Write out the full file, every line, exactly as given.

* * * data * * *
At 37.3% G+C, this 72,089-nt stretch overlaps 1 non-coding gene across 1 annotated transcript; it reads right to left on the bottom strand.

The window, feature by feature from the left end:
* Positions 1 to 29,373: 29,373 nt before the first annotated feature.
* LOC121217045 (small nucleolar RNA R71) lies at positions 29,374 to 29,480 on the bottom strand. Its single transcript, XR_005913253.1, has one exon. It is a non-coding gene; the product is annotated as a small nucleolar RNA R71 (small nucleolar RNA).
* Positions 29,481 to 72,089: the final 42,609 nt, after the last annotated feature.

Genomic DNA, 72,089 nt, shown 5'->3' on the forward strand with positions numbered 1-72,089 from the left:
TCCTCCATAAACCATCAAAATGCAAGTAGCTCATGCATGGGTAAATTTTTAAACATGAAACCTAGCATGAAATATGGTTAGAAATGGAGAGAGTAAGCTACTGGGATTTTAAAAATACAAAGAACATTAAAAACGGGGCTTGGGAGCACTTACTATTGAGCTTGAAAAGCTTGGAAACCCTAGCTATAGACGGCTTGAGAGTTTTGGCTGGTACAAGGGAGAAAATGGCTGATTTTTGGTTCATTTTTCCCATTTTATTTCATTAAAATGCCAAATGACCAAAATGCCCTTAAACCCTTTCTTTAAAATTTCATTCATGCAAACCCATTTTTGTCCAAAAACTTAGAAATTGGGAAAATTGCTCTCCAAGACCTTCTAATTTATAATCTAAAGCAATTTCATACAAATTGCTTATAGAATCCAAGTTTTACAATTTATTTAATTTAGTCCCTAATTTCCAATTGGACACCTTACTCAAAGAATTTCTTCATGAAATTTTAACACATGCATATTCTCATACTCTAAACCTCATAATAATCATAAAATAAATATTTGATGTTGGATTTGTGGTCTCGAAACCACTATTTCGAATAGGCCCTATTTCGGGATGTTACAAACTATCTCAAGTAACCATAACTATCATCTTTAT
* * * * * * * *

At 37.3% G+C, this 72,089-nt stretch overlaps 1 non-coding gene across 1 annotated transcript; it reads right to left on the bottom strand.

The window, feature by feature from the left end:
* Positions 1 to 29,373: 29,373 nt before the first annotated feature.
* LOC121217045 (small nucleolar RNA R71) lies at positions 29,374 to 29,480 on the bottom strand. Its single transcript, XR_005913253.1, has one exon. It is a non-coding gene; the product is annotated as a small nucleolar RNA R71 (small nucleolar RNA).
* Positions 29,481 to 72,089: the final 42,609 nt, after the last annotated feature.

Genomic DNA, 72,089 nt, shown 5'->3' on the forward strand with positions numbered 1-72,089 from the left:
TCCTCCATAAACCATCAAAATGCAAGTAGCTCATGCATGGGTAAATTTTTAAACATGAAACCTAGCATGAAATATGGTTAGAAATGGAGAGAGTAAGCTACTGGGATTTTAAAAATACAAAGAACATTAAAAACGGGGCTTGGGAGCACTTACTATTGAGCTTGAAAAGCTTGGAAACCCTAGCTATAGACGGCTTGAGAGTTTTGGCTGGTACAAGGGAGAAAATGGCTGATTTTTGGTTCATTTTTCCCATTTTATTTCATTAAAATGCCAAATGACCAAAATGCCCTTAAACCCTTTCTTTAAAATTTCATTCATGCAAACCCATTTTTGTCCAAAAACTTAGAAATTGGGAAAATTGCTCTCCAAGACCTTCTAATTTATAATCTAAAGCAATTTCATACAAATTGCTTATAGAATCCAAGTTTTACAATTTATTTAATTTAGTCCCTAATTTCCAATTGGACACCTTACTCAAAGAATTTCTTCATGAAATTTTAACACATGCATATTCTCATACTCTAAACCTCATAATAATCATAAAATAAATATTTGATGTTGGATTTGTGGTCTCGAAACCACTATTTCGAATAGGCCCTATTTCGGGATGTTACAAACTATCTCAAGTAACCATAACTATCATCTTTAT